Effect of accelerated weathering on discoloration and roughness of finished ash wood surfaces in comparison with red oak and hard maple

Nzokou P., Kamdem D. P., TEMİZ A.

PROGRESS IN ORGANIC COATINGS, vol.71, no.4, pp.350-354, 2011 (SCI-Expanded) identifier identifier

  • Publication Type: Article / Review
  • Volume: 71 Issue: 4
  • Publication Date: 2011
  • Doi Number: 10.1016/j.porgcoat.2011.03.028
  • Journal Indexes: Science Citation Index Expanded (SCI-EXPANDED), Scopus
  • Page Numbers: pp.350-354
  • Keywords: Emerald ash borer, Color change, QUV, Surface degradation, Finishing, CHEMISTRY
  • Karadeniz Technical University Affiliated: Yes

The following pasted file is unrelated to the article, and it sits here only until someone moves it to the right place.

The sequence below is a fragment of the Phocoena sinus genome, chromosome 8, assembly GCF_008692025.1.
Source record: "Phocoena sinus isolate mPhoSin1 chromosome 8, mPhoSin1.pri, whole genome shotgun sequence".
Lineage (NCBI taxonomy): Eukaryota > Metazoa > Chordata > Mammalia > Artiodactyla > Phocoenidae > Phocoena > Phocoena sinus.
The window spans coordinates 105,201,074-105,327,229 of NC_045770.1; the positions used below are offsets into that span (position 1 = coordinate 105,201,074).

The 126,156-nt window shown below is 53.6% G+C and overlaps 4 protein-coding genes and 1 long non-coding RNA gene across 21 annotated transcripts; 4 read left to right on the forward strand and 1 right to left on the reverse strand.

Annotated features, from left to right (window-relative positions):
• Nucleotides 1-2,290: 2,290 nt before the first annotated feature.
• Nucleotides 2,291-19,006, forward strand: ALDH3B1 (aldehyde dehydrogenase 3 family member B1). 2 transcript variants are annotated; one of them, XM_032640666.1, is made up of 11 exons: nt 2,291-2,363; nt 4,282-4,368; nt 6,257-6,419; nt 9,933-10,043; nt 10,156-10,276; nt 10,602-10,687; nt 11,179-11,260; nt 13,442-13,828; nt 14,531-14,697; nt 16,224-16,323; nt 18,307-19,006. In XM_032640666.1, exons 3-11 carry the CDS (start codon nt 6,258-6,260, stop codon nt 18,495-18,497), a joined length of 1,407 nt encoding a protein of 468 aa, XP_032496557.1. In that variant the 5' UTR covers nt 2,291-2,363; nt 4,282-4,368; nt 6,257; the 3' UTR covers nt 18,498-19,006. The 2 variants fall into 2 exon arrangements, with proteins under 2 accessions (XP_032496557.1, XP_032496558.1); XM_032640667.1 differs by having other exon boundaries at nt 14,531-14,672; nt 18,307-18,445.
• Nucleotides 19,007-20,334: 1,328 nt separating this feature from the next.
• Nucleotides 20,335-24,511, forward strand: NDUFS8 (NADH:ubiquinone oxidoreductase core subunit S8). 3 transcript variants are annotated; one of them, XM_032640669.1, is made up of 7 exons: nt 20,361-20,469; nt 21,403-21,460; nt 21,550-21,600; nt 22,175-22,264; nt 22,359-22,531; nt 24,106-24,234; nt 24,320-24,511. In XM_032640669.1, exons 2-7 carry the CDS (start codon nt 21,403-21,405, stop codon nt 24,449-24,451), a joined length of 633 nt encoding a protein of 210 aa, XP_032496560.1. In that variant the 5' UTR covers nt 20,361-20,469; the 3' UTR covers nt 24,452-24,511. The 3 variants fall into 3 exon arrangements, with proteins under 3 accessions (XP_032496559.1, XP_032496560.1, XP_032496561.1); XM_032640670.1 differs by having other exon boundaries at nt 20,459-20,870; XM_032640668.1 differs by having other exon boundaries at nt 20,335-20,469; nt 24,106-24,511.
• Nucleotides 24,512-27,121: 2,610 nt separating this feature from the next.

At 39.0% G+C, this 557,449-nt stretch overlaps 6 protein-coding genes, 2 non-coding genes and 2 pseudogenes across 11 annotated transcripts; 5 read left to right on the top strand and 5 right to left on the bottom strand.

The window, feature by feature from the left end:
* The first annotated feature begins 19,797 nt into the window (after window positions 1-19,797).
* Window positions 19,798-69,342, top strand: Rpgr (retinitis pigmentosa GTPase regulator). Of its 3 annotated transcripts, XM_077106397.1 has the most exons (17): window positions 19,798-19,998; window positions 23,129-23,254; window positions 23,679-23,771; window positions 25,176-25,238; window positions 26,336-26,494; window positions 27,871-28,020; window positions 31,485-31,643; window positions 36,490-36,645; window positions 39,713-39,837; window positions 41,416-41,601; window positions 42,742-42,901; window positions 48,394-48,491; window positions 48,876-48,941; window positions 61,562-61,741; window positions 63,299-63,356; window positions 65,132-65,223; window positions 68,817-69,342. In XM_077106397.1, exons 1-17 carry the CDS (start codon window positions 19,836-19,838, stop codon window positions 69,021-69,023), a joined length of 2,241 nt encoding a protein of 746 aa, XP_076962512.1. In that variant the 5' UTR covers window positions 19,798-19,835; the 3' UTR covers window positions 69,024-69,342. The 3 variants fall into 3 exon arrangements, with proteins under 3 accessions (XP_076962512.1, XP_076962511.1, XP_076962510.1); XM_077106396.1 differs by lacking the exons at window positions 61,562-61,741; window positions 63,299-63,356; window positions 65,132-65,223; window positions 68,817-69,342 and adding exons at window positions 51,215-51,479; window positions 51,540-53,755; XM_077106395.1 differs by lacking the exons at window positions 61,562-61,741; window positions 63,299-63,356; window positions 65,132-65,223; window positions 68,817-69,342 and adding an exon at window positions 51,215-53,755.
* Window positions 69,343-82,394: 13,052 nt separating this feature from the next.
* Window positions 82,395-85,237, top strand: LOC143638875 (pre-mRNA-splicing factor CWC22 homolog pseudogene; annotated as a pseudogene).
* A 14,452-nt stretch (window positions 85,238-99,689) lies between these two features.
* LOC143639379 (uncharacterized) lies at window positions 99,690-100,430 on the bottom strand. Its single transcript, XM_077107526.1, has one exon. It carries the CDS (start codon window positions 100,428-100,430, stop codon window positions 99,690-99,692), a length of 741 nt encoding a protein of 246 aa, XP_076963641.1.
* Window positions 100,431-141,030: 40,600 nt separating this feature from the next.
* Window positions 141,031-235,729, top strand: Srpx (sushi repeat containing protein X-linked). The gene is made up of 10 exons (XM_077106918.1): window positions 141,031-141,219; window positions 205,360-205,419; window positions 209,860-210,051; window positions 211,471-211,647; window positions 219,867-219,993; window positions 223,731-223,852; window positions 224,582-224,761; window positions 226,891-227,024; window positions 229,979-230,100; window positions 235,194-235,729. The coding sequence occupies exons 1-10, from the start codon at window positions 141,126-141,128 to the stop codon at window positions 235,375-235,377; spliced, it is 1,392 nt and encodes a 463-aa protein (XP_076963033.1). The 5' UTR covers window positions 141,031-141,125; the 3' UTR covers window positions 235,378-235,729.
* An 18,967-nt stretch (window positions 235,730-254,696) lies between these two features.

This study investigated the discoloration and roughening of finish and unfinished ash (Fraxinus americana), red oak (Quercus rubra), and hard maple (Acer nigrum) wood surfaces exposed to artificial weathering, with the aim of assessing the potential for ash wood for interior and exterior applications. Ash wood surfaces were treated with several coats of satin and high gloss polyurethane finishes in order to evaluate their potential for value added products from waste ash wood generated from an exotic insect (emerald ash borer) infestation. Red oak and red maple wood specimens were included in the study for comparison purposes. The weathering experiment was performed by cycles of UV light irradiation with and without water. Surface discoloration was measured according to ISO 2470 standard with a micro flash reflectometer in the CIELAB system. The surface roughness was measured with a surface profilometer and a roughening profile developed for each weathered surface. Results obtained showed that ash wood exposed to a combination of UV light and water spray had a color change pattern very similar to that of maple, and both species had a faster and higher levels of discoloration compared to red oak. However, when exposed to continuous UV radiation without water, ash had a higher level of discoloration than maple and red oak. Evaluation of changes in the roughness showed that maple had the lowest roughness after weathering, but finished ash surfaces also showed roughness characteristics similar to that of maple after 450h exposure. (C) 2011 Elsevier B.V. All rights reserved.